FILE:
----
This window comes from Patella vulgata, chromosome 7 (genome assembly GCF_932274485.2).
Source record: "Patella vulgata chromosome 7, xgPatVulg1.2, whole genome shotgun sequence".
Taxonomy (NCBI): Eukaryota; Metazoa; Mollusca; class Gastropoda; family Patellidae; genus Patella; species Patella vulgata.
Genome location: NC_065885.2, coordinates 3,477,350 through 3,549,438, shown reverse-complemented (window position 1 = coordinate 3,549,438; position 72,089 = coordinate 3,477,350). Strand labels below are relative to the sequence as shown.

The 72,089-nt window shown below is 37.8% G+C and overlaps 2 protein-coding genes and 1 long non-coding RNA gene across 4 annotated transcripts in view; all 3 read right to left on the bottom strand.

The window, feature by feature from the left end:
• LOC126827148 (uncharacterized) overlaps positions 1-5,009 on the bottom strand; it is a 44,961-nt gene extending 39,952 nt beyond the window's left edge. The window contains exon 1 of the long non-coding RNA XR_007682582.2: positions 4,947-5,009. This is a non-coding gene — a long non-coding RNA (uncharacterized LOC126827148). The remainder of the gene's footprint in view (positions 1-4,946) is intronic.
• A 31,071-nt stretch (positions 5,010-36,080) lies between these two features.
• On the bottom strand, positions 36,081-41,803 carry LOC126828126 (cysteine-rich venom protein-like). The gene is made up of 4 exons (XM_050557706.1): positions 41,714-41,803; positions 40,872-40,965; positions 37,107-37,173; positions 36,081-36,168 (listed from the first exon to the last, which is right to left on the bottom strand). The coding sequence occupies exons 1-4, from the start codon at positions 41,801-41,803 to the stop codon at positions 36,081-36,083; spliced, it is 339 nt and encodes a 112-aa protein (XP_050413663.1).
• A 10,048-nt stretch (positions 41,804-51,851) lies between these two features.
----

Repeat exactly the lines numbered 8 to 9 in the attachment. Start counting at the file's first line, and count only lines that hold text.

• A 31,071-nt stretch (positions 5,010-36,080) lies between these two features.
• On the bottom strand, positions 36,081-41,803 carry LOC126828126 (cysteine-rich venom protein-like). The gene is made up of 4 exons (XM_050557706.1): positions 41,714-41,803; positions 40,872-40,965; positions 37,107-37,173; positions 36,081-36,168 (listed from the first exon to the last, which is right to left on the bottom strand). The coding sequence occupies exons 1-4, from the start codon at positions 41,801-41,803 to the stop codon at positions 36,081-36,083; spliced, it is 339 nt and encodes a 112-aa protein (XP_050413663.1).